Moms Demand Action volunteers reflect on Congress passing the first major gun safety law in nearly 26 years
When 26 children and educators were killed in a mass shooting at Sandy Hook School in Newton, CT in 2012, people across America had enough. Mothers were scared for their children, survivors of gun violence were outraged, and everyday people were ready to fight for changes that would save lives. When Shannon Watts started a Facebook group for outraged people across the country the day after the devastating shooting, Moms Demand Action was born. Nearly 10 years of advocacy and hard work from volunteers later, Congress just passed its first meaningful gun safety law in nearly 26 years with the Bipartisan Safer Communities Act.
This win isn’t just about the policy. It’s personal for the gun violence survivors and the volunteers who have fought for this moment—who in the wake of tragedy, have gotten up and fought harder and longer to be on the right side of history. Congress passing the Bipartisan Safer Communities Act is a victory carried by volunteers who have worked tirelessly to influence positive change in this country—in their communities, schools, corporations, and now even in Congress.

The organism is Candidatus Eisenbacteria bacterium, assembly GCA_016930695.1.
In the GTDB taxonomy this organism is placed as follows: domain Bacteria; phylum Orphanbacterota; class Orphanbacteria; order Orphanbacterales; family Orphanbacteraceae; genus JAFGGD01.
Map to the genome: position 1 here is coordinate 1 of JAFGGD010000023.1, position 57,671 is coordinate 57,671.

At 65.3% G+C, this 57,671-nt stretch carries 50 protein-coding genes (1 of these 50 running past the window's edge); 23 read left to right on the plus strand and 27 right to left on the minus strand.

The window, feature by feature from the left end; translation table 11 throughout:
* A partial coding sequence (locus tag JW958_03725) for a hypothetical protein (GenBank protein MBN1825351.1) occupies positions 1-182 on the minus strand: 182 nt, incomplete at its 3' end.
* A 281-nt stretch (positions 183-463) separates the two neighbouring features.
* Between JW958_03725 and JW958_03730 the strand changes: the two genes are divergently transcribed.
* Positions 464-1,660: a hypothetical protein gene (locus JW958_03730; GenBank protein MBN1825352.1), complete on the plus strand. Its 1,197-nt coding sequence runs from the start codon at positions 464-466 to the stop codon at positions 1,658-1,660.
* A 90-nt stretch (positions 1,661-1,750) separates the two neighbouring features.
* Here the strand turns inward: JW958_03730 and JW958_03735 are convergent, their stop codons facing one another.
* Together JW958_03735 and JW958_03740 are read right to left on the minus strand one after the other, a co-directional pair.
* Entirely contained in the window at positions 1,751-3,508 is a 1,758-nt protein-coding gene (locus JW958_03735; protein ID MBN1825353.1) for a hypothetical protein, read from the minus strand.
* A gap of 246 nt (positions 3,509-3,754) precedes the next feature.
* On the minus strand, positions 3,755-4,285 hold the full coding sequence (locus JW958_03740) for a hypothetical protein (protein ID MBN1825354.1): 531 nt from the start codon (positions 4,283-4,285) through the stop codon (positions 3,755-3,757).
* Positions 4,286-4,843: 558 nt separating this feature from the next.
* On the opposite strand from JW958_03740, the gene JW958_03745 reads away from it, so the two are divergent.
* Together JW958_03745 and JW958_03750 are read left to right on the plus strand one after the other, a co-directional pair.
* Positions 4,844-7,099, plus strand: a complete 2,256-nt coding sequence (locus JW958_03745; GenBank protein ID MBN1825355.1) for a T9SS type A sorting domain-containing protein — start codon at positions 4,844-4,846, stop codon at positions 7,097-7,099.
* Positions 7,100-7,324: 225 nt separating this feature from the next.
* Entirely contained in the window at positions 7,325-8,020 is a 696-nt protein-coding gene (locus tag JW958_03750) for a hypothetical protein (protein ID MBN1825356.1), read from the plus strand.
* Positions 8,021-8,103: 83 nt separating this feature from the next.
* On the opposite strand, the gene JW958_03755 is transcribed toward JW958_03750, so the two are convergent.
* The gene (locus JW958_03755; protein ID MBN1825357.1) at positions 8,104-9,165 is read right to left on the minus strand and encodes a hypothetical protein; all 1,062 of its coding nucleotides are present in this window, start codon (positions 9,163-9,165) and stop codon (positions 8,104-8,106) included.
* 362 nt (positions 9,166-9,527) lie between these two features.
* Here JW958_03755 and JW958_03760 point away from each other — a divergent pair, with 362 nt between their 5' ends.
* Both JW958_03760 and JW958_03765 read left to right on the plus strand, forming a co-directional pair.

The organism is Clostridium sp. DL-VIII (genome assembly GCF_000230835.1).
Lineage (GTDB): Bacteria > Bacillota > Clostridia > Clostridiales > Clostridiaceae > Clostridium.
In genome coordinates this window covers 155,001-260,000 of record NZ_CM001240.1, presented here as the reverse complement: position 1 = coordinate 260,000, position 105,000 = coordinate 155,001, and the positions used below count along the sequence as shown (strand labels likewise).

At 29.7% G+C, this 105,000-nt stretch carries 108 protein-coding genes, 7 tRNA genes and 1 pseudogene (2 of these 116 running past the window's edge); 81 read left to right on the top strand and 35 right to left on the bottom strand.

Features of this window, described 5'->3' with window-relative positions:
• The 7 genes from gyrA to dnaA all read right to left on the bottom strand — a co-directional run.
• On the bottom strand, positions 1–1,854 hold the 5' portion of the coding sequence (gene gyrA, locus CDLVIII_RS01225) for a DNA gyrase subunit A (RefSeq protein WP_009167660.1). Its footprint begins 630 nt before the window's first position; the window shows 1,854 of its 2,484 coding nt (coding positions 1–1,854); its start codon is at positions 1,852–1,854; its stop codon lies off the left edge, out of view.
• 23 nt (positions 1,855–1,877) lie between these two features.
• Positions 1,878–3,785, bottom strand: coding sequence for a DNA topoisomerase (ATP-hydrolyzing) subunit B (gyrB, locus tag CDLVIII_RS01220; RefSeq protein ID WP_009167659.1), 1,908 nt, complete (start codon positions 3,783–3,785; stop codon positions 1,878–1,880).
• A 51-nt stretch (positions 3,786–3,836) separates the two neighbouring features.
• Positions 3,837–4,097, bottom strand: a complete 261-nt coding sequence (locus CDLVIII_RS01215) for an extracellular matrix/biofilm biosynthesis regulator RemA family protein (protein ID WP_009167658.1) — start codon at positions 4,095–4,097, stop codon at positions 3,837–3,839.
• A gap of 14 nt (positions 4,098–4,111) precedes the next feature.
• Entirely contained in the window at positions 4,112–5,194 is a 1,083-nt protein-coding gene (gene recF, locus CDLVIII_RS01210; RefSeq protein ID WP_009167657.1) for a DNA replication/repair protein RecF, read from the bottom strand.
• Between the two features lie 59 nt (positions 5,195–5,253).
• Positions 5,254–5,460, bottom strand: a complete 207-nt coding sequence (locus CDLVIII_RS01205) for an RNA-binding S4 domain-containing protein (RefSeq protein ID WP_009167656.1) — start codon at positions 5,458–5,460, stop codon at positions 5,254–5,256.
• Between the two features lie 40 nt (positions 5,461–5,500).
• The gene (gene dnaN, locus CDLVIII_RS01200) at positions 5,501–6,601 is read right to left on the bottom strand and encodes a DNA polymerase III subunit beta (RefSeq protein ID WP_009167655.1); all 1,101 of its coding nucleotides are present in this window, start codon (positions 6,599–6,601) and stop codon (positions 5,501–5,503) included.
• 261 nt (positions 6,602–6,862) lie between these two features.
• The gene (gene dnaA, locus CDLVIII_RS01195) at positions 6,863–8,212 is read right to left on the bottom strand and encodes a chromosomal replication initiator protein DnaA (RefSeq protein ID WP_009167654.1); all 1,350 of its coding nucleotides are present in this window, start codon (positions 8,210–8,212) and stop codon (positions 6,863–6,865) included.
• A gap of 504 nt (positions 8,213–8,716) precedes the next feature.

This is a huge win for the gun violence prevention movement, but the work doesn’t stop here. Seven Moms Demand Action volunteers share their journey to this victory—and where we go from here.
“Victory to me, after working tirelessly in this movement, is a good night’s sleep, a sigh of relief. After the sleep, the sigh, we will continue to do the work, will move forward knowing another important obstacle has been overcome.”
—Marie Delus, New York Moms Demand Action Volunteer and Survivor Lead
“I’ve never felt prouder to be in this organization than now because of all the things we’ve been able to accomplish in such a short amount of time with the help of so many people.… I’m hopeful for the future because this movement is only getting stronger as more people get involved.”
—Alex Navarro, California Moms Demand Action Statewide City Gun Violence Prevention Lead
Centers for Disease Control and Prevention, National Center for Health Statistics. WONDER Online Database, Underlying Cause of Death. A yearly average was developed using four years of the most recent available data: 2018 to 2021.